• Check for personal biases regarding individuals with special needs and work hard to change them. Avoid judging families, especially when you lack accurate, balanced information. Work instead to better understand and respect the needs of diverse families in an increasingly global society. The only person we have the right to judge is ourselves. Through your own actions, model necessary change.
  • Recognize the importance of open, honest and respectful communication between professionals and families and model it accordingly. Work hard to become a more skilled listener. Avoid using emotional, condescending language like ‘false hope’ and ‘dealing with reality.’
  • Include parents in important decisions regarding their children whenever possible.Teamwork is vital to the success of children with special needs. Work hard to promote and model dynamic partnerships between professionals and families; share your ideas with your peers. Remember the important role/needs of siblings in the family unit.
  • Adhere to the laws protecting the rights of individuals with special needs, including the right to privacy. Avoid water-cooler talk that is not productive, positive or factual. Don't open yourself up to possible libel or slander.
  • Model leadership designed to help all children and families succeed, no matter how small the gain. Ask yourself what you have to learn from a particularly challenging situation.
  • Advocate for needed change within your own profession. Uphold the highest professional standards and be proactive, not reactive in your daily actions. Do your profession proud. Recognize that one person-YOU- can make a difference in a child’s life. Do that honor justice.
  • Never lose your sense of humor! Humor is a terrific stress release and a great coping tool.
SPECIAL NOTE: Feel free to copy, distribute or refer to these special tips, but please credit Judy Winter author of Breakthrough Parenting for Children with Special Needs: Raising the Bar of Expectations.

Photo by Jenna Winter 2011

Judy Winter

Thursday, February 03, 2011

Happy Birthday, Jack!

It was two years ago that we adopted our wonderful Australian Shepherd/Bernese Mountain Dog/Border Collie mix from a local shelter.

Jack has now lived with us twice as long as not. He has brought us great joy and laughter, sloppy kisses, and many wonderful moments. Now, I can't imagine life without him.

Shelter dogs rule. Please consider adopting one of your own.

Happy Birthday, Jack!!! xoxo

Photo Judy Winter 2011

Say What??

Signs that give me pause.

Photo Judy Winter 2011

Vanessa Williams Supports Special Olympics At People's Choice Award.

I'm a little late with this post to support Special Olympics, but I like this spot, oh yes, I do.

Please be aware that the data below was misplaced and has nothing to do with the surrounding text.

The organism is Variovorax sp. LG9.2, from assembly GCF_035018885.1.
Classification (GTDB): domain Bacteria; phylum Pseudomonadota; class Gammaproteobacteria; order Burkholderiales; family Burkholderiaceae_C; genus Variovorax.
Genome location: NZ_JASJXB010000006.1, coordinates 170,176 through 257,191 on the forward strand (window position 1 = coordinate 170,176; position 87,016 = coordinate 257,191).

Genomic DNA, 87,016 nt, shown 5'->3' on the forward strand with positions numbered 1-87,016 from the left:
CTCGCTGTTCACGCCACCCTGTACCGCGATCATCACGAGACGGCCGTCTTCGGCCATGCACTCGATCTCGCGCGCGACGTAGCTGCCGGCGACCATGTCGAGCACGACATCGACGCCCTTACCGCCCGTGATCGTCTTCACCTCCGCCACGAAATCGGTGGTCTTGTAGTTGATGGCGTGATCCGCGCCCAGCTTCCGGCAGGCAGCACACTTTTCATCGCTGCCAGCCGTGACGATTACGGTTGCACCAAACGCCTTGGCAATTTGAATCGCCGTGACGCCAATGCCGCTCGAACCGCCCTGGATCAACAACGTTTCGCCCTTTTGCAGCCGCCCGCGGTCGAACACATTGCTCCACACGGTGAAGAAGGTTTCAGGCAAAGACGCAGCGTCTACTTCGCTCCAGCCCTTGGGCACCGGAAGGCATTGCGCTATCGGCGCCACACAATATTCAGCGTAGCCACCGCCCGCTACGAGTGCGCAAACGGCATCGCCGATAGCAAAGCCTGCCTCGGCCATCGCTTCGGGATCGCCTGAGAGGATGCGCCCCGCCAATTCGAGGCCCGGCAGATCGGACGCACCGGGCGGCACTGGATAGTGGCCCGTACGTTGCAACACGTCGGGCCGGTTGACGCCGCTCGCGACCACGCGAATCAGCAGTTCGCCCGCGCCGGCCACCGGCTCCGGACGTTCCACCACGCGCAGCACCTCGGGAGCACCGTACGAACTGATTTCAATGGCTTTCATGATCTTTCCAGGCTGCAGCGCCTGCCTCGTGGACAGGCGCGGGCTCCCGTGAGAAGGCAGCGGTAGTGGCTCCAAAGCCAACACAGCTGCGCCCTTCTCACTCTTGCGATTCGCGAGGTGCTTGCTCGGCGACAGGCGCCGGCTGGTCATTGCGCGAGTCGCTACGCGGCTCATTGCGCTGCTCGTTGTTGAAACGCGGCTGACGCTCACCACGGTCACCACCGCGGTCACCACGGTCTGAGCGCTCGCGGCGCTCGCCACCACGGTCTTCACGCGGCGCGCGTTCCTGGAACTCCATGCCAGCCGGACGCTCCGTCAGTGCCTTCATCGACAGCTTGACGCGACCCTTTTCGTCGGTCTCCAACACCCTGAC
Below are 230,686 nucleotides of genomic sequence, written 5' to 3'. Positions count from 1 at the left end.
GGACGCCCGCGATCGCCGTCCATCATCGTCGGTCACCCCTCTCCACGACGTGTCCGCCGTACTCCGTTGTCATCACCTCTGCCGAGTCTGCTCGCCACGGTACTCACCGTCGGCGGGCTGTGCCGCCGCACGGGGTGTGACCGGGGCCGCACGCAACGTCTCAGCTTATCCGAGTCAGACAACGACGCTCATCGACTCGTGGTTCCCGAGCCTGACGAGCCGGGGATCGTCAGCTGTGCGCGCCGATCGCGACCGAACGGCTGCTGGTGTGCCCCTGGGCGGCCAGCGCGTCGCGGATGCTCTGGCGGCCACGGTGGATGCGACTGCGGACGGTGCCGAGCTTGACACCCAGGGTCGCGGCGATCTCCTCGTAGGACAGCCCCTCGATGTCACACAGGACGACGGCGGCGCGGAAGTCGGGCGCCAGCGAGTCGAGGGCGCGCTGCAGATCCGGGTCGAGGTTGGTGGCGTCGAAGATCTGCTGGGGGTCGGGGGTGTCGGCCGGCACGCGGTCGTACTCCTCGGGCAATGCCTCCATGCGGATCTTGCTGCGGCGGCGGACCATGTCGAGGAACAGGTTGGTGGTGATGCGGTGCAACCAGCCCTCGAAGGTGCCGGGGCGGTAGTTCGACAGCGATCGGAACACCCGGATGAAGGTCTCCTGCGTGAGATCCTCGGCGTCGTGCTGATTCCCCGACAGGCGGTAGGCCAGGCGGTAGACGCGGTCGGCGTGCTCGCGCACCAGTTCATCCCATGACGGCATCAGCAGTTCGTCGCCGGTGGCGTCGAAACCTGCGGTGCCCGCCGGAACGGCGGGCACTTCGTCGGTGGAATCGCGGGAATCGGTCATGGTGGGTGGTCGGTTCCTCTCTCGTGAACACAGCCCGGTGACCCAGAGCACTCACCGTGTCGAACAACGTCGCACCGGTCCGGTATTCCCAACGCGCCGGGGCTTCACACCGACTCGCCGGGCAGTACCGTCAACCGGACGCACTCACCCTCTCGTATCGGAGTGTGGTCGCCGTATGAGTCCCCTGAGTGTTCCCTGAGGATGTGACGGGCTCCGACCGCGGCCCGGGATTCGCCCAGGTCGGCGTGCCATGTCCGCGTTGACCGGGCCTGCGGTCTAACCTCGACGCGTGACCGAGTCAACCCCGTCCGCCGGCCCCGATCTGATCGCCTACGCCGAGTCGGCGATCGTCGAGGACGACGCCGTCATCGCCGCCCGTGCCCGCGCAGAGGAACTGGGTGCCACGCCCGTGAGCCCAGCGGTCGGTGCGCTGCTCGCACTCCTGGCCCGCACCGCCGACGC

Kudos to Vanessa Williams.

I am NORM Campaign

If you haven't already done so, consider checking out the NORM campaign I've blogged about in the past. Worth the time.

Including Samuel in India

An update regarding my friend Dan Habib. His ground-breaking film Including Samuel, about his family's efforts to fully include their son with cerebral palsy in school and society, was recently screened in India, helping take his important and timely message worldwide.

Find out more about Dan's valuable work, including how you can support it, here.

Dan and I agree that when it comes to true inclusion, much work remains. You can be part of the solutions required for much-needed change, change that impacts us all.

Photo courtesy of Dan Habib.

Winter Survival Tips for Those Living with Paralysis

'Top 23 Winter Survival Tips for Those Living with Paralysis' comes via my friends at the Christopher & Dana Reeve Foundation. Given all the mighty storms of late, the tips are especially timely.

Wednesday, February 02, 2011

UPDATE-Calling all Young Artists with Special Needs for CVS-VSA Compettition

UPDATE: Deadline extended to February 7th!

Two of my fav resources, CVS Caremark’s All Kids Can CREATE program and VSA (the international organization on arts and disabilities) have joined together to offer young artists another great opportunity to see their work in action.

Here's the scoop: CVS Caremark All Kids Can is calling all young artists to participate in the 2011 All Kids Can CREATE program with their partner VSA. This year’s theme, Imagination Across America, invites children to share their favorite daydreams through art.

Artwork submitted before the February 4, 2011 deadline will be featured in an online gallery and considered for a national touring exhibition debuting in Washington, D.C. in June. Each week the CVS Caremark All Kids Can Facebook page will feature a
Submission of the Week from all 2011 entries. Find out more about that here.

Attention all art teachers: By submitting your students' artwork to the VSA and CVS Caremark All Kids Can CREATE call for art, you're eligible to receive $1,500 for use in your classroom. Up to five teachers will receive $1,500 each, based on the number of submissions from your class or school, the number of submissions from students with disabilities, and your answers to two short questions.

Submissions are open to children, ages 5-15, living within the United States (all 50 states and the District of Columbia.) For complete details and sample activities, click here.

I love it when good people join together to make great things happen for kids with special needs. Kudos CVS and VSA.